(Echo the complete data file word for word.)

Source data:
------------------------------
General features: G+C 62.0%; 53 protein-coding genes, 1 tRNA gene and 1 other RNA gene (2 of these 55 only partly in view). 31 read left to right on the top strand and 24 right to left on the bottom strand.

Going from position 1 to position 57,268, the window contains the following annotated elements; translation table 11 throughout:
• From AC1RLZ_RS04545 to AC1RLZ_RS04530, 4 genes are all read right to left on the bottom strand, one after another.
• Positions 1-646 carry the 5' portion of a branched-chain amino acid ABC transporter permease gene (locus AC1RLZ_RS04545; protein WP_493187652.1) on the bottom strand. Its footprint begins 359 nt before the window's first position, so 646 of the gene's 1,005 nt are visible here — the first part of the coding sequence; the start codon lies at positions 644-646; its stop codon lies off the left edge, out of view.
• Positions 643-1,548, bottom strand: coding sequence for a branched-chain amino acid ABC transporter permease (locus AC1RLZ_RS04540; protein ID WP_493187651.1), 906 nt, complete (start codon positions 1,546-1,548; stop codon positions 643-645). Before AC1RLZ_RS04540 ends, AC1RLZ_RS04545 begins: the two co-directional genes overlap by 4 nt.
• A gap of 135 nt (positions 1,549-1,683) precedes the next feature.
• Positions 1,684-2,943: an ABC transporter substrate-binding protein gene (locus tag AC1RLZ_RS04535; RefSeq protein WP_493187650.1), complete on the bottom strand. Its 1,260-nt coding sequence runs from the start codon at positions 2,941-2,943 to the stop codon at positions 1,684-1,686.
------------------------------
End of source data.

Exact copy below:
General features: G+C 62.0%; 53 protein-coding genes, 1 tRNA gene and 1 other RNA gene (2 of these 55 only partly in view). 31 read left to right on the top strand and 24 right to left on the bottom strand.

Going from position 1 to position 57,268, the window contains the following annotated elements; translation table 11 throughout:
• From AC1RLZ_RS04545 to AC1RLZ_RS04530, 4 genes are all read right to left on the bottom strand, one after another.
• Positions 1-646 carry the 5' portion of a branched-chain amino acid ABC transporter permease gene (locus AC1RLZ_RS04545; protein WP_493187652.1) on the bottom strand. Its footprint begins 359 nt before the window's first position, so 646 of the gene's 1,005 nt are visible here — the first part of the coding sequence; the start codon lies at positions 644-646; its stop codon lies off the left edge, out of view.
• Positions 643-1,548, bottom strand: coding sequence for a branched-chain amino acid ABC transporter permease (locus AC1RLZ_RS04540; protein ID WP_493187651.1), 906 nt, complete (start codon positions 1,546-1,548; stop codon positions 643-645). Before AC1RLZ_RS04540 ends, AC1RLZ_RS04545 begins: the two co-directional genes overlap by 4 nt.
• A gap of 135 nt (positions 1,549-1,683) precedes the next feature.
• Positions 1,684-2,943: an ABC transporter substrate-binding protein gene (locus tag AC1RLZ_RS04535; RefSeq protein WP_493187650.1), complete on the bottom strand. Its 1,260-nt coding sequence runs from the start codon at positions 2,941-2,943 to the stop codon at positions 1,684-1,686.